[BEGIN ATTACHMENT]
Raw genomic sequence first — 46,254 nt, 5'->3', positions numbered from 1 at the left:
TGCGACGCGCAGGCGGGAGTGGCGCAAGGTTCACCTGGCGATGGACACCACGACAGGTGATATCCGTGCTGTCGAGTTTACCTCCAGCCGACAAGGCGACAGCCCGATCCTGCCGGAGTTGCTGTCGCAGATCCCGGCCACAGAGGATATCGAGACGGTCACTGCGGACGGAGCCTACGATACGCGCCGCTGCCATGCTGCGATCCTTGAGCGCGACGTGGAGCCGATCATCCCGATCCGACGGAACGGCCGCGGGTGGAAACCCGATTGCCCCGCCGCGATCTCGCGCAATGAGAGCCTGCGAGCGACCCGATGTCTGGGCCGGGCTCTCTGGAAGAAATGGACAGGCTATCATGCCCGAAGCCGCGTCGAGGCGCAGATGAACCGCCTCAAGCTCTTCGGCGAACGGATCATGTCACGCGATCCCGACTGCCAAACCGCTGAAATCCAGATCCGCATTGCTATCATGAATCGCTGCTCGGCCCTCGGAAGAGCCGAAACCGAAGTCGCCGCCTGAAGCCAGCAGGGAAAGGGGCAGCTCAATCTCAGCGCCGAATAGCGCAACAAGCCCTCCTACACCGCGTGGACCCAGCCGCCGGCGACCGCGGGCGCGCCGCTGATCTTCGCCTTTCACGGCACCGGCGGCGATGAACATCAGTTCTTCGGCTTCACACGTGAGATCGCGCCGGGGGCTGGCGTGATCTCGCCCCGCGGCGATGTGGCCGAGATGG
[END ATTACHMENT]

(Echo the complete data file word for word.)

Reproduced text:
Raw genomic sequence first — 46,254 nt, 5'->3', positions numbered from 1 at the left:
TGCGACGCGCAGGCGGGAGTGGCGCAAGGTTCACCTGGCGATGGACACCACGACAGGTGATATCCGTGCTGTCGAGTTTACCTCCAGCCGACAAGGCGACAGCCCGATCCTGCCGGAGTTGCTGTCGCAGATCCCGGCCACAGAGGATATCGAGACGGTCACTGCGGACGGAGCCTACGATACGCGCCGCTGCCATGCTGCGATCCTTGAGCGCGACGTGGAGCCGATCATCCCGATCCGACGGAACGGCCGCGGGTGGAAACCCGATTGCCCCGCCGCGATCTCGCGCAATGAGAGCCTGCGAGCGACCCGATGTCTGGGCCGGGCTCTCTGGAAGAAATGGACAGGCTATCATGCCCGAAGCCGCGTCGAGGCGCAGATGAACCGCCTCAAGCTCTTCGGCGAACGGATCATGTCACGCGATCCCGACTGCCAAACCGCTGAAATCCAGATCCGCATTGCTATCATGAATCGCTGCTCGGCCCTCGGAAGAGCCGAAACCGAAGTCGCCGCCTGAAGCCAGCAGGGAAAGGGGCAGCTCAATCTCAGCGCCGAATAGCGCAACAAGCCCTCCTACACCGCGTGGACCCAGCCGCCGGCGACCGCGGGCGCGCCGCTGATCTTCGCCTTTCACGGCACCGGCGGCGATGAACATCAGTTCTTCGGCTTCACACGTGAGATCGCGCCGGGGGCTGGCGTGATCTCGCCCCGCGGCGATGTGGCCGAGATGG